Russia’s history of mass housing development can be divided into several distinct periods, each manifested by its own specific type of residential building. These houses reveal what lifestyle, comfort level, construction cost and distinctive traits were considered preferable in any given decade. Every new stage saw its own experiments and had its achievements, which together can be regarded as a line of lessons, discoveries, and experiences, helping to understand a specific character of Russian standard housing.
The October Revolution brought about a number of changes in Russia’s housing policies, defining its development for many years to come. Two decrees of 1918, “On Abolition of Private Property in Cities” and “On Land Socialization,” gave rise to so-called communal apartments. The state-owned property began to account for a larger share of the country’s total housing stock and construction projects; the Soviet regime also took over the task of allocating dwellings among people.
In the 1920s, a new type of low-cost mass housing began to take shape. The Construction Committee of the Russian Soviet Federative Socialist Republic was the first in country’s history to embark on developing a model of a standard house in accordance with modern requirements and with the use of a scientific approach. Among other things, the authorities had held a number of various contests, and these measures eventually resulted in creating fundamentally novel types of homes, ranging from communal houses to so-called garden cities.
According to plan, a local resident could have spent his whole life in this neighbourhood without feeling any need for something outside of it: this place had shops, nurseries, schools, an institute with dormitories, factory, and even a crematory. Khavsko-Shabolovsky housing area was an important part of the district. Its thirteen buildings were situated at a right angle to each other, and at a 45-degree angle to main streets. This feature provided a good lighting, and created a closed yard system. Balconies and bad-sitting rooms both faced southern façades, while kitchens and bathrooms were designed to look to the north. Each row of houses had its own color scheme. Public building was placed in the center of the district.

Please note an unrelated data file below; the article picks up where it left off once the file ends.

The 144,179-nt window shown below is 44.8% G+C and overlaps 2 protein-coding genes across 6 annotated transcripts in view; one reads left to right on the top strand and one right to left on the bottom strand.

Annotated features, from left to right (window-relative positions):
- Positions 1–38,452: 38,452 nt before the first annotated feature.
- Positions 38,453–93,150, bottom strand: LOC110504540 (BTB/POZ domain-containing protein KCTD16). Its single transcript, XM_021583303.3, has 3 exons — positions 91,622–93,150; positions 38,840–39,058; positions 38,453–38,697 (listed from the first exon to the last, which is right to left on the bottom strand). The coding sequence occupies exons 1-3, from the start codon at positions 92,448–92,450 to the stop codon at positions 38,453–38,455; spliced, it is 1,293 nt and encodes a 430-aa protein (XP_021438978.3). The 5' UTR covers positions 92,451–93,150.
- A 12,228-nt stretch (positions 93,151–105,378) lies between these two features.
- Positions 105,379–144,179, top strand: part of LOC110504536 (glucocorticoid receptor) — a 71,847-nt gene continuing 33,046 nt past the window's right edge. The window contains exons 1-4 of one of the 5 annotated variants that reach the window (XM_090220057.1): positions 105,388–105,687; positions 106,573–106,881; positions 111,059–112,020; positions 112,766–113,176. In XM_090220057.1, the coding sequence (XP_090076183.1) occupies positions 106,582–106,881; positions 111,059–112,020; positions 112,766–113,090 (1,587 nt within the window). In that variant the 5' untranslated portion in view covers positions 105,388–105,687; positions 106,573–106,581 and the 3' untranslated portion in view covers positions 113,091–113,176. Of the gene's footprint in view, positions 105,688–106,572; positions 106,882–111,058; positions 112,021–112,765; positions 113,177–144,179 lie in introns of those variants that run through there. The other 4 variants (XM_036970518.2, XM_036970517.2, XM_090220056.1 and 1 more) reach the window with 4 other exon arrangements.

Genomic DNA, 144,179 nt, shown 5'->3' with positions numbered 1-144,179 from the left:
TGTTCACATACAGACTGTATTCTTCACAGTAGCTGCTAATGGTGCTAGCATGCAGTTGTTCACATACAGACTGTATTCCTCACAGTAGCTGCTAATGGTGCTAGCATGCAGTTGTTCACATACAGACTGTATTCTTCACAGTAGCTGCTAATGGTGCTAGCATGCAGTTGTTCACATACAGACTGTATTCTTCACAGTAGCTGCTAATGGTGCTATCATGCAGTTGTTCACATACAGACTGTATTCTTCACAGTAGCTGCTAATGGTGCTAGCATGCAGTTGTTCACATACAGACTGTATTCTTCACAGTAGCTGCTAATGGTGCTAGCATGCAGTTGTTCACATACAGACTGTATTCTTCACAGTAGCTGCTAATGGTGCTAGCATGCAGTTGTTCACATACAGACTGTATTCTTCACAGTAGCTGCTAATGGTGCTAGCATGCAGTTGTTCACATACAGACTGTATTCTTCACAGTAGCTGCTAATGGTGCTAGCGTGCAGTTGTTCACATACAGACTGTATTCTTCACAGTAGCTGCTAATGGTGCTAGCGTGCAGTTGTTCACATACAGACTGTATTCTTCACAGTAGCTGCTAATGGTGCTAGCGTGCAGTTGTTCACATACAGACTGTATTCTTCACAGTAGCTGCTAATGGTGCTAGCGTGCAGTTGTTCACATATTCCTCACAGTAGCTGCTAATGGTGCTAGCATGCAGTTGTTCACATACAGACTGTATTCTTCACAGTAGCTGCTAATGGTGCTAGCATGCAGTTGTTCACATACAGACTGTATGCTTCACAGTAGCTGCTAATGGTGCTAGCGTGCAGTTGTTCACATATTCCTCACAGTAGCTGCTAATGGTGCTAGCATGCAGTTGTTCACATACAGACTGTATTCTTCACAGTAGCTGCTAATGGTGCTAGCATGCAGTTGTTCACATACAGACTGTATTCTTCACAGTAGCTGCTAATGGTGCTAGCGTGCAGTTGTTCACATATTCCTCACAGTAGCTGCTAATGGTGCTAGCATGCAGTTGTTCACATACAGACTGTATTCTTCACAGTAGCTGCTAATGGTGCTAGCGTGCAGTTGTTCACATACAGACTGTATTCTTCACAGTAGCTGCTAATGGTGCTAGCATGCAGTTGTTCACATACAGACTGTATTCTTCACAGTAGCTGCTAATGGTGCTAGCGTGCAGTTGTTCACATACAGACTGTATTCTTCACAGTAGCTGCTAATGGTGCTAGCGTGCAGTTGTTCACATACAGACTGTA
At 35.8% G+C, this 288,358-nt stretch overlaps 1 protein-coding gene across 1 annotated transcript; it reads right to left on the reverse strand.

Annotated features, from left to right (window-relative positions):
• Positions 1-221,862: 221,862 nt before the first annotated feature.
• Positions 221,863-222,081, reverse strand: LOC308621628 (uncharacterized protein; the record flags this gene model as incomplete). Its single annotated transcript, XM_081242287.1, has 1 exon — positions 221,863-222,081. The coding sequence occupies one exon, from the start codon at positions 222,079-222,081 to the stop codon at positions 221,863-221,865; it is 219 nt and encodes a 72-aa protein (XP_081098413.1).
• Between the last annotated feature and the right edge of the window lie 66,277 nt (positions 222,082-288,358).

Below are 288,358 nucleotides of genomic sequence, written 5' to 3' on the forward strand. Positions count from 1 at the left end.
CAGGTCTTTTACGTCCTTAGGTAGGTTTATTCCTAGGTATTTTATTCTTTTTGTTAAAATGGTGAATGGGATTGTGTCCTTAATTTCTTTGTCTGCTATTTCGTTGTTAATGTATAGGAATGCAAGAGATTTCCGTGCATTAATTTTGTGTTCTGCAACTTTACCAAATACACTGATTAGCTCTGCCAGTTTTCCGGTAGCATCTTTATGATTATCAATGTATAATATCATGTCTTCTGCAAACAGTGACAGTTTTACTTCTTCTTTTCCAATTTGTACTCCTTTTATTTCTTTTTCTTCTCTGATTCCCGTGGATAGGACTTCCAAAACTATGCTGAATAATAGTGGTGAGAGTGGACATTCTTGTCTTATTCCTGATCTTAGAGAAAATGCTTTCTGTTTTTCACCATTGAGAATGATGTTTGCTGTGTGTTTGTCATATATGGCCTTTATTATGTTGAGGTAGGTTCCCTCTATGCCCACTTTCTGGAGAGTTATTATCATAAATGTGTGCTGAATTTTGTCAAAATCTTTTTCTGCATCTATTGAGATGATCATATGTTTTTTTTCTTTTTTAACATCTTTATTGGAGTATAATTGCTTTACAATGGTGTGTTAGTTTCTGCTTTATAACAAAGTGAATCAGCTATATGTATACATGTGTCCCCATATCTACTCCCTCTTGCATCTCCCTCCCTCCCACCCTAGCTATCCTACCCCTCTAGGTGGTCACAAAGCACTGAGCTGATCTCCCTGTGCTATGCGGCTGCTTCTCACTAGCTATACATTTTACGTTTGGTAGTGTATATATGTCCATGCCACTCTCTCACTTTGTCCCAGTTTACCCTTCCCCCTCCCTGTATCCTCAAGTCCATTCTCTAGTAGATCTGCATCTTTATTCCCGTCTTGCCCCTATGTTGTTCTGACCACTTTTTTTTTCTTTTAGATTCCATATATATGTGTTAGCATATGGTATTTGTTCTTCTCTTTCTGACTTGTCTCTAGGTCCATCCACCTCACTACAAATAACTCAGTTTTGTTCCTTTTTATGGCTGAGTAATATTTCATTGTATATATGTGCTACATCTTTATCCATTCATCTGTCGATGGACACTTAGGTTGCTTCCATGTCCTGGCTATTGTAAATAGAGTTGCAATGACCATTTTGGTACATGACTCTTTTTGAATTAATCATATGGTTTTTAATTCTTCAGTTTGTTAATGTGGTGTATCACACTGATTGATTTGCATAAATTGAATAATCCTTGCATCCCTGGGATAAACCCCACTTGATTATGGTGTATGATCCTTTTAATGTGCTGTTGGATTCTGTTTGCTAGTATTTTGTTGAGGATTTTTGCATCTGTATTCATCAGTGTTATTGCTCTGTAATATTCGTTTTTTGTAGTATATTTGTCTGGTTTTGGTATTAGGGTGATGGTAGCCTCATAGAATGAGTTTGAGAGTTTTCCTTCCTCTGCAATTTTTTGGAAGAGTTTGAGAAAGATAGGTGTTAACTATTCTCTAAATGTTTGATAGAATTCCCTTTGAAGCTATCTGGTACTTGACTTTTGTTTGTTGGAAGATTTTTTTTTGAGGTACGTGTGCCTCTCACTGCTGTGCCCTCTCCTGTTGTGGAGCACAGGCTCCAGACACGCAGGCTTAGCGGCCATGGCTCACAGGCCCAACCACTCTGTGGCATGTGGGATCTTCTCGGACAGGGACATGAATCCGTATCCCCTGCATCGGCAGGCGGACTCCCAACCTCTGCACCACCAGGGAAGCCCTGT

1935-1955: Fine décor and high ceilings: The indiscreet charm of Stalinka building
In the early 1930s, a public contest for the Palace of the Soviets project and a new Stalin’s Moscow city master plan (1935) marked an architectural shift towards exploitation of classic legacy. Moscow city was first to straighten, enlarge and build-up its avenues with solemn ensembles, and then many Russian cities followed the lead. Artistic features in buildings, and for the neighborhood as a whole, became a priority. After World War II, the trend increased; although, multi-story buildings became less common, while wooden construction regained its relevance.
Mastering a technology of manufacturing structure elements at the factory (instead of making them right at the construction site) is a huge breakthrough of this period. But many projects were still being carried out upon their own unique custom design, and this ensured diversity of housing architecture of the time.
1949 saw an introduction of so-called standard planning: this approach completely dismisses the idea of a separate design for each project, and embraces exactly the opposite of that — a design concept which implies working upon standardised housing types and series plans. On Tverskaya Street, Russia had tried a fast-track (industrialized) construction technology for the first time: a number of teams of workers with different skills shifting from one object to another in rotation, each in charge of his own task.
As a result of the successful experiment, the house number 4 on Gorky Street had been perfectly integrated into the mounting terrain of the road: in all three sections, residential units occupy five stories, but the height of ground floors, reserved for shops and eating places, is different. Basement and portal had been faced with polished granite, residential walls — with prefabricated tile; the interior decoration featured moulding and sculptures.
1955-1960: Khrushchev formula: Compact housing and arrival of “micro-districts”
In the aftermath of Nikita Khrushchev’s landmark speech of 1955 and the decree “On Liquidation of Excesses in Planning and Construction,” Russian housing industry started shifting to much simpler, less assertive architecture — and cheaper construction. Also, it was decided to utilize vacant lands for large low-cost residential neighborhoods — that is micro-districts — instead of proceeding with costly construction in the city center.
Since the rapidly advancing industrial technology suggested uniformity in construction, the custom planning had had to be practically abandoned. In 1959, Soviet Russia established its first DSK — Integrated House-building Factory, and more than 400 such plants were to come along in the future. To deliver on the promise “For every family — separate apartment!,” the USSR had to build as simple and compact as possible; at the same time, expected lifespan of those structures was estimated to be around 20 years.